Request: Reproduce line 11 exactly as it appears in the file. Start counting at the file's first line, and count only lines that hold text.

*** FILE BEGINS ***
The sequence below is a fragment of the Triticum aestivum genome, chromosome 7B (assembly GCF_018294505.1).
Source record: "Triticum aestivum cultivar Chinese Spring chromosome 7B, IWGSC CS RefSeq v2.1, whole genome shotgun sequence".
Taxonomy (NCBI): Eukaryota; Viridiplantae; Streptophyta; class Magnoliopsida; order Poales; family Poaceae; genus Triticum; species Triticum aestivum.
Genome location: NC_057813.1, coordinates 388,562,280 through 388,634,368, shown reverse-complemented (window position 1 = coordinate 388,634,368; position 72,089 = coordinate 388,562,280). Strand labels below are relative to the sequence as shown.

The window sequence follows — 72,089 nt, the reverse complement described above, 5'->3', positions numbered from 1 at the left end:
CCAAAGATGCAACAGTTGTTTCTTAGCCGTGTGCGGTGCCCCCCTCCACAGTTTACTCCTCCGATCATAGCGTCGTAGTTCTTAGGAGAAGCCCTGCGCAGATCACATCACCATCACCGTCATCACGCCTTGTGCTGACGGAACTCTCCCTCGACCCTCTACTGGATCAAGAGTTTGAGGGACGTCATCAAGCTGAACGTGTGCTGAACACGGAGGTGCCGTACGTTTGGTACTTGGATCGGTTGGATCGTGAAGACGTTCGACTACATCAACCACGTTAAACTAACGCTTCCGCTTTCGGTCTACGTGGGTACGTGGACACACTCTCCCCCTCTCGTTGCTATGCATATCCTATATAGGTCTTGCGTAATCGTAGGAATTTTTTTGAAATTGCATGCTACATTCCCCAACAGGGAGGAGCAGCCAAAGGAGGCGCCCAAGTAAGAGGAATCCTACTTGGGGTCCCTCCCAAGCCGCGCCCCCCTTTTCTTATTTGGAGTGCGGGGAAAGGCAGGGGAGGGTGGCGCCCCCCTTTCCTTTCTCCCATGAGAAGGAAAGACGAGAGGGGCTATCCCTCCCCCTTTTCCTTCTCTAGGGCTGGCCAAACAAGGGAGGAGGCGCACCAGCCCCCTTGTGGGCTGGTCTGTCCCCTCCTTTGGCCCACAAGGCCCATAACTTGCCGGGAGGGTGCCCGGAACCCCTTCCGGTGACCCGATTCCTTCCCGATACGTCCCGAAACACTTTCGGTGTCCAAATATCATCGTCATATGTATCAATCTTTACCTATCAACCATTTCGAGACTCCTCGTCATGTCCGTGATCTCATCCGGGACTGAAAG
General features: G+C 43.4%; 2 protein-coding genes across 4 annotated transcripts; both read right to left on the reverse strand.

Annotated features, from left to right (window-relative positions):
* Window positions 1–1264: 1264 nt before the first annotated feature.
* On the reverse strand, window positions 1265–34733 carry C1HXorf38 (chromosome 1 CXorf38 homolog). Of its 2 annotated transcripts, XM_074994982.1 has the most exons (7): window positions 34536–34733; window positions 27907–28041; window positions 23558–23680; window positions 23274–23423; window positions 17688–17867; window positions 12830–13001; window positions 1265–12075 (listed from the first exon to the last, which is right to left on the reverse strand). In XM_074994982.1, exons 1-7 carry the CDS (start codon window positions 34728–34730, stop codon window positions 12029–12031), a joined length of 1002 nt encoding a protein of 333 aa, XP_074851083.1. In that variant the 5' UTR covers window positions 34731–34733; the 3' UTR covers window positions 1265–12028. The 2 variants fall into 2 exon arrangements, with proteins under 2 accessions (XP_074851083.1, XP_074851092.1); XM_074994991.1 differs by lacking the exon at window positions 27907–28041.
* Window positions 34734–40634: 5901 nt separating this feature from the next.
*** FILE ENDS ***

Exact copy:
* Window positions 34734–40634: 5901 nt separating this feature from the next.